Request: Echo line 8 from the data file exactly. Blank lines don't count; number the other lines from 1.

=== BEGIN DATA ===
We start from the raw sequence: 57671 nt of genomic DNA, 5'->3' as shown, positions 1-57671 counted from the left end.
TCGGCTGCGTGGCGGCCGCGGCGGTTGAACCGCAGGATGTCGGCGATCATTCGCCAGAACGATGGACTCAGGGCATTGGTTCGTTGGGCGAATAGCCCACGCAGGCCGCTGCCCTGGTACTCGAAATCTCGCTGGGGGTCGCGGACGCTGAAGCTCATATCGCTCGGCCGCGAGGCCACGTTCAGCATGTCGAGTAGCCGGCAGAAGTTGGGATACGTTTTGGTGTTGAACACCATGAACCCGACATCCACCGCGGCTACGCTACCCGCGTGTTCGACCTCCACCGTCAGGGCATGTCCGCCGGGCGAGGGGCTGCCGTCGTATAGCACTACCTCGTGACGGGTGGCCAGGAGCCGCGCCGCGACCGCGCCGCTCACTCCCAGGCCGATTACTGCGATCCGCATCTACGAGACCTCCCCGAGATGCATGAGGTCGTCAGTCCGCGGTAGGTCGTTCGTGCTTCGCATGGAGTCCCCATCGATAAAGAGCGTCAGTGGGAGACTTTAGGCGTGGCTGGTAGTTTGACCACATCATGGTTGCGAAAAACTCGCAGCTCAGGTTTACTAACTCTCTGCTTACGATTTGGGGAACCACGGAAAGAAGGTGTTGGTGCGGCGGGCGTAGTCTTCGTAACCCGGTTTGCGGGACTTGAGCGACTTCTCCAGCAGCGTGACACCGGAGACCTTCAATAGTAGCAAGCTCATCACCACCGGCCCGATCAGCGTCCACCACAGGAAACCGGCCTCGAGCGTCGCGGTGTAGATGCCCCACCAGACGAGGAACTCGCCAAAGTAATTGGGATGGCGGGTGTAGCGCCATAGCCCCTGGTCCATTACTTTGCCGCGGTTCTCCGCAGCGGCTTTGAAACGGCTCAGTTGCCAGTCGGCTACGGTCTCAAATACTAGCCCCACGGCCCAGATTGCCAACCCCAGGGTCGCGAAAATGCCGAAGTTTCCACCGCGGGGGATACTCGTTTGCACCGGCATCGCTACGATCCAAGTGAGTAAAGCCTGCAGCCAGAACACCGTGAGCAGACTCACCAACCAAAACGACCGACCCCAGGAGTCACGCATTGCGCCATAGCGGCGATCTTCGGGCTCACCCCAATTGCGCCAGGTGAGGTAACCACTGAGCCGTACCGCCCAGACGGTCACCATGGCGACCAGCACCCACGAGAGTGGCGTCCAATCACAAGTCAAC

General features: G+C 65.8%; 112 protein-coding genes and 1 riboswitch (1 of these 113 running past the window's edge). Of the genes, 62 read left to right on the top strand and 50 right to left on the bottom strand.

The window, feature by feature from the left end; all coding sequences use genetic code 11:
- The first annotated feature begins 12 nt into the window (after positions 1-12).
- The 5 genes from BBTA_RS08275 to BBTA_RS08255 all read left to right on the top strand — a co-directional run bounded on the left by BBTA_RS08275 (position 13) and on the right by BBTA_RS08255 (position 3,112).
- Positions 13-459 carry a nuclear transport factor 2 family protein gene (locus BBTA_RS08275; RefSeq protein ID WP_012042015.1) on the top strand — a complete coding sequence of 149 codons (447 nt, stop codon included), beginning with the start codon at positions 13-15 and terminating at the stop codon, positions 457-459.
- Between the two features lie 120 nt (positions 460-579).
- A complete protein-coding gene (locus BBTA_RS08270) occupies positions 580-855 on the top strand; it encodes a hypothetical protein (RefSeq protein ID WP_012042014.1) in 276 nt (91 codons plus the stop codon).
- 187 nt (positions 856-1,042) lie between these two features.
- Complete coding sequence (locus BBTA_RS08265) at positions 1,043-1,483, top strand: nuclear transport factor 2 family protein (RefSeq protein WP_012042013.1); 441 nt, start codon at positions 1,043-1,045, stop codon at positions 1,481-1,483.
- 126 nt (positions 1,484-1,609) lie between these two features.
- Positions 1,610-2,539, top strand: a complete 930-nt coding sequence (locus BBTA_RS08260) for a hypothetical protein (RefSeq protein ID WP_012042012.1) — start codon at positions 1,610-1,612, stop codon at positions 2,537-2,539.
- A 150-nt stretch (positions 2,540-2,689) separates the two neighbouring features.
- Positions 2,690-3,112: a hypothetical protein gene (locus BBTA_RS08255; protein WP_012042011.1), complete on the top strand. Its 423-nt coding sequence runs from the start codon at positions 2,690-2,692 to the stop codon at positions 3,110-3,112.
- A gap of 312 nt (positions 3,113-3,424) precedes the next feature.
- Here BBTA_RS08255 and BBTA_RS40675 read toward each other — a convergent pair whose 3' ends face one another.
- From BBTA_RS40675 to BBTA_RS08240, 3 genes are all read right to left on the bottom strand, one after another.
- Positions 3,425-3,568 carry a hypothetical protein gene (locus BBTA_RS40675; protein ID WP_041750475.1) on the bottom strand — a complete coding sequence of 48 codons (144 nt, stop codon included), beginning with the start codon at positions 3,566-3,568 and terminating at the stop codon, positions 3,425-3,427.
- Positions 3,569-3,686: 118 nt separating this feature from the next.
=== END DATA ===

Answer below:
- Between the two features lie 120 nt (positions 460-579).